The need to control state spending is now plain to any impartial observer. Revenue from all sources grew from $100 billion to $194 billion over the 10 years preceding the fiscal crisis that hit last year, almost twice as fast as inflation and population growth.
Yet despite this gusher of new money, the state emerged in mid-2008 with a prospective deficit in the vicinity of $15 billion. As the economy slid into recession, the prospective deficit grew to $42 billion by Jan. 1of this year, according to the Department of Finance.
This did not have to happen. Even without the recent tax increases, anticipated revenue from all sources this year is about $185 billion. If spending for the last 10 years (starting in 1998-99)had been capped at inflation plus population growth, this year’s budget would be $168 billion, a surplus of $17 billion.
And if revenue in excess of the limit had been deposited in a rainy-day fund each of the last 10years, the fund would be worth about$237billion, not counting interest.
This is $237 billion that could have been spent on extraordinary needs during an economic crisis, from increased unemployment benefits to stimulus spending. The state could even be reducing taxes to ease the burden in tough times.
A few pundits still continue to blame the state’s problems on a shortage of revenue, Proposition 13 or the state’s two-thirds rule for budget approval, but the problem is much simpler: The Legislature and governor can’t stop themselves from spending.
The voters thought they had solved this problem in 1979 when 74 percent voted in favor of Proposition 4, the so-called Gann limit that restricted state spending to the growth in population and inflation. The Gann limit kept expenditure under control in the 1980s, helped avoid the cycle of fiscal chaos that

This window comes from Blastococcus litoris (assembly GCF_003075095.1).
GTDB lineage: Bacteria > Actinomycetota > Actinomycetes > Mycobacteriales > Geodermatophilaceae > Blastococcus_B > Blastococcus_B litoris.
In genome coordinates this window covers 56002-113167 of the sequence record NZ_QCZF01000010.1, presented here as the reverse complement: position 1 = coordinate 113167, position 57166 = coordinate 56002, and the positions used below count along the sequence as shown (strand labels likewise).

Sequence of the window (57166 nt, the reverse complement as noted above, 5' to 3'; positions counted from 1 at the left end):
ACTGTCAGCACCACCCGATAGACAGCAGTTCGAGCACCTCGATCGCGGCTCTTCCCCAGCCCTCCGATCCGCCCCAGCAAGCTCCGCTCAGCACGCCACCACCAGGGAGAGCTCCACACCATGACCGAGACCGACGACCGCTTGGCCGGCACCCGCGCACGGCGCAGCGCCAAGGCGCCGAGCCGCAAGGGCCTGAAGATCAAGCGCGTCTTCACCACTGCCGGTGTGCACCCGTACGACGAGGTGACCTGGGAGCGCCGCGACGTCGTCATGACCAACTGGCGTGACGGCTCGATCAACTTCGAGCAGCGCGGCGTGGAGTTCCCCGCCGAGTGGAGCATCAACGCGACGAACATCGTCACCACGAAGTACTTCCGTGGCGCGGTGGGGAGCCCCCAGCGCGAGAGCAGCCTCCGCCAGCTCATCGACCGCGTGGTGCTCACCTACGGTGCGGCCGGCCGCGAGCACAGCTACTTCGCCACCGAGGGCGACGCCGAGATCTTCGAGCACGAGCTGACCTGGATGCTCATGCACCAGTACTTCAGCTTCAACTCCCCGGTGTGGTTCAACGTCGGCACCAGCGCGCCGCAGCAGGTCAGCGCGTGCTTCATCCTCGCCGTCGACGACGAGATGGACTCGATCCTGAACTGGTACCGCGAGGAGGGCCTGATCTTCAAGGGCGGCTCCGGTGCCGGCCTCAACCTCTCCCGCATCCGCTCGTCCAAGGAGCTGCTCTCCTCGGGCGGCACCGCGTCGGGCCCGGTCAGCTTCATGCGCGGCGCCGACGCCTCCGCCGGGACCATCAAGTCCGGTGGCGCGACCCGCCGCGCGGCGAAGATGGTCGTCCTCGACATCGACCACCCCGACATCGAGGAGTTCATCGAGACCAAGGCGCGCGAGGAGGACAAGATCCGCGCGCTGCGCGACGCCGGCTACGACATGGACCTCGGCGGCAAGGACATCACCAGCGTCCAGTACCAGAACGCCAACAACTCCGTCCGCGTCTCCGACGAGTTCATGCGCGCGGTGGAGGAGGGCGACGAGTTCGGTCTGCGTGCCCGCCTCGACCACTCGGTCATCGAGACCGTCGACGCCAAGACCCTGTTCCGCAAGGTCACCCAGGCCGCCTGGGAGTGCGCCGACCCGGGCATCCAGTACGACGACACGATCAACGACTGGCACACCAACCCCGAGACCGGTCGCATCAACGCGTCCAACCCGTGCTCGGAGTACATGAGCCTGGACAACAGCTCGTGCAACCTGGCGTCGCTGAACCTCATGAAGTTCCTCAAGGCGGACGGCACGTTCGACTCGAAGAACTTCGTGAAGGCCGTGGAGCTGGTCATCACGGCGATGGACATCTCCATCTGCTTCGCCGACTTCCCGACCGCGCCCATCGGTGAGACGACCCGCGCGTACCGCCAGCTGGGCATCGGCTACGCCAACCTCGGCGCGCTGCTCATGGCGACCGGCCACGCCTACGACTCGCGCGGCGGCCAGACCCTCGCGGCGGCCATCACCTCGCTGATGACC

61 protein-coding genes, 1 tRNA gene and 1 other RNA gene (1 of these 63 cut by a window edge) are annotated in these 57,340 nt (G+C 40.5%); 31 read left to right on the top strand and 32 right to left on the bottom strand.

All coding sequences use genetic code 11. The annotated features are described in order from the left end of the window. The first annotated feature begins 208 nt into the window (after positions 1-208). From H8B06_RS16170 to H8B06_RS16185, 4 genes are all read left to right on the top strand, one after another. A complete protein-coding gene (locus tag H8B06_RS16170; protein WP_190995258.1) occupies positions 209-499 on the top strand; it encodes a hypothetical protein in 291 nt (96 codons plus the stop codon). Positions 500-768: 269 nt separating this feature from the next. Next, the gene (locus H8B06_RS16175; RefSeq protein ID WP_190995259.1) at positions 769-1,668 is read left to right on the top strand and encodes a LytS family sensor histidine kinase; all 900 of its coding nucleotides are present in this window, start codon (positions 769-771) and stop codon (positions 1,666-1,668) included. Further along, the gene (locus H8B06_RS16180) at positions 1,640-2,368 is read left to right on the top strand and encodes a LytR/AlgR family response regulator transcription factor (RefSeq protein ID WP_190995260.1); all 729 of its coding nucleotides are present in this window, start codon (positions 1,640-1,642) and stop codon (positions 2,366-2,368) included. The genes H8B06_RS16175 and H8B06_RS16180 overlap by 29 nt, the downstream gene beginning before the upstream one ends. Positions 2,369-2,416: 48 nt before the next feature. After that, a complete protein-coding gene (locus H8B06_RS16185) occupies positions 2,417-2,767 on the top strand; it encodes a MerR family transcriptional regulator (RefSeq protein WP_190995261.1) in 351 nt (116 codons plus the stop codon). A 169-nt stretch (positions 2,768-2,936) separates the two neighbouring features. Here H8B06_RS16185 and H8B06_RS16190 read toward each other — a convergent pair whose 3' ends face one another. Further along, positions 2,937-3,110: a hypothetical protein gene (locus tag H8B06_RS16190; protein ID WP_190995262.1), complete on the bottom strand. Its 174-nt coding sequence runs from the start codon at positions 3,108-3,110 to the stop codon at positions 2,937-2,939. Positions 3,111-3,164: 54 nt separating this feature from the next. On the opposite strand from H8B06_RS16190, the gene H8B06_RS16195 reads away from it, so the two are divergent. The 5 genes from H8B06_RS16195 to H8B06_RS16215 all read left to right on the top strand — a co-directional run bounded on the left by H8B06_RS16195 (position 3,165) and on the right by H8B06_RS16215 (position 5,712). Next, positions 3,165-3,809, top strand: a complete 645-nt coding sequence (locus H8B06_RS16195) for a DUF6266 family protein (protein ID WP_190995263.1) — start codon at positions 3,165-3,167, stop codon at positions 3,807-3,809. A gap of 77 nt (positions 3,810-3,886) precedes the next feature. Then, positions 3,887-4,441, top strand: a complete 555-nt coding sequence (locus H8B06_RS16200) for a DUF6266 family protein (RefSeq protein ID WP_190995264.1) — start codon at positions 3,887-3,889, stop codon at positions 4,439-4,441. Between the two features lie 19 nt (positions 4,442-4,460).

has plagued the state over the last 10 years, and even forced the government to rebate excess revenue to taxpayers in 1987.
Unfortunately, voters gutted the Gann limit in 1990 with Proposition 111, which tied the spending limit to growth in income rather than population and inflation. The new spending limit formula in Proposition 111 allowed spending to grow rapidly in years when Californians had unusually high earnings, such
as during the dot-com boom, precisely the years when excess revenue should have been stashed away rather than spent.
Proposition 111 was placed on the ballot by the Legislature and sold to the voters as a way to relieve traffic congestion; most voters probably did not realize that they were killing the Gann limit when they approved it.
Proposition 1A is a complicated measure with so many moving parts that the nonpartisan legislative analyst has concluded that its fiscal effects can’t be predicted. It is clear that 1Adoesnotlimitthegrowthofspending.
While it restricts the use of unusual revenue windfalls, it does not prevent the Legislature from increasing or creating new taxes to fund additional spending.
And the restrictions are weak: Once the rainy-day fund is topped off, the Legislature is free to spend the rest of the money in a variety of ways, including on infrastructure and benefits for government workers. Proposition 1A proposes to increase the rainy day fund from $8 billion to about $12 billion, which
is a step in the right direction, but $4 billion feels like a drop in the bucket in the context of a $185 billion budget.
A recent study by political scientists Thad Kousser, Mathew McCubbins and Ellen Moule at the University of California, San Diego, and the University of Southern California found that in 19 of 20 states with tax and expenditure limits, the limits had no detectable effect over the last 30 years. They conclude that
spending limits seldom work because state officials are able to circumvent them.
The current budget crisis will end someday, probably when the economy rebounds, but as long as the Legislature is unable to control its spending, another crisis will be just around the corner. California needs a spending limit to break the cycle, but it has to be one that works. Experience and common sense
tell us that an effective limit must be simple and clear, with realistic limits, and exceptions allowed only with approval of the voters.
Proposition 1A is the right idea but done in the wrong way.
Share This
Buzz up! Buzz up!
John G. Matsusaka is a professor of business and law at the University of Southern California and the author of “For the Many or the Few: The Initiative, Public Policy and American Democracy” (University of Chicago Press, 2004).